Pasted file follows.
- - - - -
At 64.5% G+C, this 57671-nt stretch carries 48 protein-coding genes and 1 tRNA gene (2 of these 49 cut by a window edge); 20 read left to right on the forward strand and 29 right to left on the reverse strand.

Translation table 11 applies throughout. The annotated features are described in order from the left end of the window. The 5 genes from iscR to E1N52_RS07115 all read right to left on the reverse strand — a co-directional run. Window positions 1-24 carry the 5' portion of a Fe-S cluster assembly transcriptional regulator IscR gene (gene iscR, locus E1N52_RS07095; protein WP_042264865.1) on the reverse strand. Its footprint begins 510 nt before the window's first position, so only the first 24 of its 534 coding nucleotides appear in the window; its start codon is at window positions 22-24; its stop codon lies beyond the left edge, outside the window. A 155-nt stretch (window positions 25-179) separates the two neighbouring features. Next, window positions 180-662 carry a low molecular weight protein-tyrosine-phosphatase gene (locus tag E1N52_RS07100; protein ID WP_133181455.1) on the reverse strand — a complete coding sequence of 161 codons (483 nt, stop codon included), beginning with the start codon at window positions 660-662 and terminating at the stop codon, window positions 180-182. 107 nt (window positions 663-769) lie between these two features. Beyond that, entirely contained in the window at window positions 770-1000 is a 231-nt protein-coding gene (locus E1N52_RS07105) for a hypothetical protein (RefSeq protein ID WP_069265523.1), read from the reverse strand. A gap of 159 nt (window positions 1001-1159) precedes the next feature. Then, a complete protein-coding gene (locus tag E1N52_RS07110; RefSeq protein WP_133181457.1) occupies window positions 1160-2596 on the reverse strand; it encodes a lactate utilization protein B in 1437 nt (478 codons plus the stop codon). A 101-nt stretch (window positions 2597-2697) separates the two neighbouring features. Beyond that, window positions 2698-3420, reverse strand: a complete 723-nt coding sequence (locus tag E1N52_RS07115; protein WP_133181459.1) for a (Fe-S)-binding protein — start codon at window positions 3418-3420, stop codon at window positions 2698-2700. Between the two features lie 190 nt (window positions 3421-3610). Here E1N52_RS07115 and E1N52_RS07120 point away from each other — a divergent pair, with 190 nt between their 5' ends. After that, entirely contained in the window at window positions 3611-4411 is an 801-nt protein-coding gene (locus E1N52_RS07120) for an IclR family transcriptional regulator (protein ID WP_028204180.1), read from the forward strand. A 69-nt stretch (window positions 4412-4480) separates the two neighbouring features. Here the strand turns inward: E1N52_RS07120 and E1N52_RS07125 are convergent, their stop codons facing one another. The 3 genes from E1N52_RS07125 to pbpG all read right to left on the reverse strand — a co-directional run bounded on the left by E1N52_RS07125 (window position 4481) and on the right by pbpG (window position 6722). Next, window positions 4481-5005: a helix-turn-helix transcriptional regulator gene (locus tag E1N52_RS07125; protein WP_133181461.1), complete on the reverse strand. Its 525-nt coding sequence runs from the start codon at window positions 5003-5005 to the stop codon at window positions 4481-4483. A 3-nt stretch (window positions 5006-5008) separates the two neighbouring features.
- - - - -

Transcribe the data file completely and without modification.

At 64.5% G+C, this 57671-nt stretch carries 48 protein-coding genes and 1 tRNA gene (2 of these 49 cut by a window edge); 20 read left to right on the forward strand and 29 right to left on the reverse strand.

Translation table 11 applies throughout. The annotated features are described in order from the left end of the window. The 5 genes from iscR to E1N52_RS07115 all read right to left on the reverse strand — a co-directional run. Window positions 1-24 carry the 5' portion of a Fe-S cluster assembly transcriptional regulator IscR gene (gene iscR, locus E1N52_RS07095; protein WP_042264865.1) on the reverse strand. Its footprint begins 510 nt before the window's first position, so only the first 24 of its 534 coding nucleotides appear in the window; its start codon is at window positions 22-24; its stop codon lies beyond the left edge, outside the window. A 155-nt stretch (window positions 25-179) separates the two neighbouring features. Next, window positions 180-662 carry a low molecular weight protein-tyrosine-phosphatase gene (locus tag E1N52_RS07100; protein ID WP_133181455.1) on the reverse strand — a complete coding sequence of 161 codons (483 nt, stop codon included), beginning with the start codon at window positions 660-662 and terminating at the stop codon, window positions 180-182. 107 nt (window positions 663-769) lie between these two features. Beyond that, entirely contained in the window at window positions 770-1000 is a 231-nt protein-coding gene (locus E1N52_RS07105) for a hypothetical protein (RefSeq protein ID WP_069265523.1), read from the reverse strand. A gap of 159 nt (window positions 1001-1159) precedes the next feature. Then, a complete protein-coding gene (locus tag E1N52_RS07110; RefSeq protein WP_133181457.1) occupies window positions 1160-2596 on the reverse strand; it encodes a lactate utilization protein B in 1437 nt (478 codons plus the stop codon). A 101-nt stretch (window positions 2597-2697) separates the two neighbouring features. Beyond that, window positions 2698-3420, reverse strand: a complete 723-nt coding sequence (locus tag E1N52_RS07115; protein WP_133181459.1) for a (Fe-S)-binding protein — start codon at window positions 3418-3420, stop codon at window positions 2698-2700. Between the two features lie 190 nt (window positions 3421-3610). Here E1N52_RS07115 and E1N52_RS07120 point away from each other — a divergent pair, with 190 nt between their 5' ends. After that, entirely contained in the window at window positions 3611-4411 is an 801-nt protein-coding gene (locus E1N52_RS07120) for an IclR family transcriptional regulator (protein ID WP_028204180.1), read from the forward strand. A 69-nt stretch (window positions 4412-4480) separates the two neighbouring features. Here the strand turns inward: E1N52_RS07120 and E1N52_RS07125 are convergent, their stop codons facing one another. The 3 genes from E1N52_RS07125 to pbpG all read right to left on the reverse strand — a co-directional run bounded on the left by E1N52_RS07125 (window position 4481) and on the right by pbpG (window position 6722). Next, window positions 4481-5005: a helix-turn-helix transcriptional regulator gene (locus tag E1N52_RS07125; protein WP_133181461.1), complete on the reverse strand. Its 525-nt coding sequence runs from the start codon at window positions 5003-5005 to the stop codon at window positions 4481-4483. A 3-nt stretch (window positions 5006-5008) separates the two neighbouring features.